Report: Return policies could hurt retailers this holiday season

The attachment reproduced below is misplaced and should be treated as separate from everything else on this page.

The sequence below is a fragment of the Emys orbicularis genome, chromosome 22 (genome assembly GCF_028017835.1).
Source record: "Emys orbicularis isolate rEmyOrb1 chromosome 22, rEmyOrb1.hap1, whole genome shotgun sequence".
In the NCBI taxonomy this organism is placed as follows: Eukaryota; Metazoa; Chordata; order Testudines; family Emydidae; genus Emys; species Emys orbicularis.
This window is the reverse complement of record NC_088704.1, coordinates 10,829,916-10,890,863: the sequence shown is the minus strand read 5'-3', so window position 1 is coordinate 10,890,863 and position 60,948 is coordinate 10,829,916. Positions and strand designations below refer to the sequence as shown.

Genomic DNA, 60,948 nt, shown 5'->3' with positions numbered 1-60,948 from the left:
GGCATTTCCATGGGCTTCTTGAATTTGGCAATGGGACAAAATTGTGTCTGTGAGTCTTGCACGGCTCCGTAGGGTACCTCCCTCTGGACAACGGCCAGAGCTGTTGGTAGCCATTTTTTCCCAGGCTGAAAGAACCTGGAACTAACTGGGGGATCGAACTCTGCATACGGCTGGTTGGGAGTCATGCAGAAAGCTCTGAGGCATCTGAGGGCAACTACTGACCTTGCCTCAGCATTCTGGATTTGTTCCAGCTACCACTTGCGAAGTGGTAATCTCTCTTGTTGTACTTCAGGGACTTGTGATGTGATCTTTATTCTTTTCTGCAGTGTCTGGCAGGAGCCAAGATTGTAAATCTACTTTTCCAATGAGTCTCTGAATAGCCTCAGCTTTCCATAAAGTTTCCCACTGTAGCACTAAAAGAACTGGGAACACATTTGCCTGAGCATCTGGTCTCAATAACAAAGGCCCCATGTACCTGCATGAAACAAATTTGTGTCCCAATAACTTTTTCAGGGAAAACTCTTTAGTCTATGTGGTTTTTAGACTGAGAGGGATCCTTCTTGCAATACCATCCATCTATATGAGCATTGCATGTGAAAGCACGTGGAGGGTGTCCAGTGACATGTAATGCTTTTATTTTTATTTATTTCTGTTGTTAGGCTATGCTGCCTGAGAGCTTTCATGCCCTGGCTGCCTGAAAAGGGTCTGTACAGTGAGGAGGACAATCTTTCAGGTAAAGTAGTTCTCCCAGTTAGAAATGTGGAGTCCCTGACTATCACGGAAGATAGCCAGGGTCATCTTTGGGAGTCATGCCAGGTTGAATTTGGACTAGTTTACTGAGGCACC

As retailers look for ways to reduce the high cost of returned items this holiday season, there’s one method that should stay off the table: charging consumers for their online returns. That’s according to a report released this week by FarEye, which offers a software-as-a-service (SaaS) platform for delivery management. FarEye surveyed 1,000 consumers in the US and UK about their expectations of the returns process this holiday season and found that 90% said they would be wary of shopping from a retailer that charges returns. The survey also found that 50% of US consumers and 32% of UK consumers said they would not pay for a return. “These findings — amid reports from retailers trying to reduce the high cost of returns by charging consumers fees for returning items — can result in lost customers and reduced brand loyalty,” the company said in a press release company, in which the results are described in detail. FarEye co-founder and CEO Kushal Nahata added that retailers should look internally at ways to reduce high return shipping costs. “Returns are a concern for retailers, which cost an average of 66% of the total purchase price, yet the retailer sees no revenue from the purchase,” Nahata said in the release. “Putting the costs on consumers is not the solution, however. Retailers need to critically review their returns strategy to reduce costs in ways that don’t impact the consumer, such as: For example, offering multiple drop-off locations for returns to reduce shipping costs and increase efficiency. While these survey results are not surprising, they show a disconnect between retailers’ plans and consumer expectations.” The survey also found that high response rates will remain, reflecting recent changes in consumer buying behavior that have become permanent are. The report found that around 61% of US consumers and 51% of UK consumers made returns during the holiday season last year, and that 42% of US consumers and 53% of UK consumers expect to make returns this holiday season . The practice of buying multiple items online with the intention of returning some is a driving factor, according to the report, which found that nearly 30% of US consumers and nearly half of UK consumers admit they do so this holiday season to plan. Flexibility and comfort are also in the foreground in the returns process. For example, FarEye found that 84% of US consumers and 82% of UK consumers expect to be able to return within 30 to 90 days of the purchase date. In addition, both US and UK consumers indicate that they want to return items both in-store and at a post office or drop-off point. “Consumer expectations will no doubt remain high during the holiday shopping season — one of the most profitable and critical sales periods for retailers,” Nahata also said. “As retailers continue to simplify the last mile delivery experience, they must not forget about the returns experience. That too should be just as easy as the delivery experience.”

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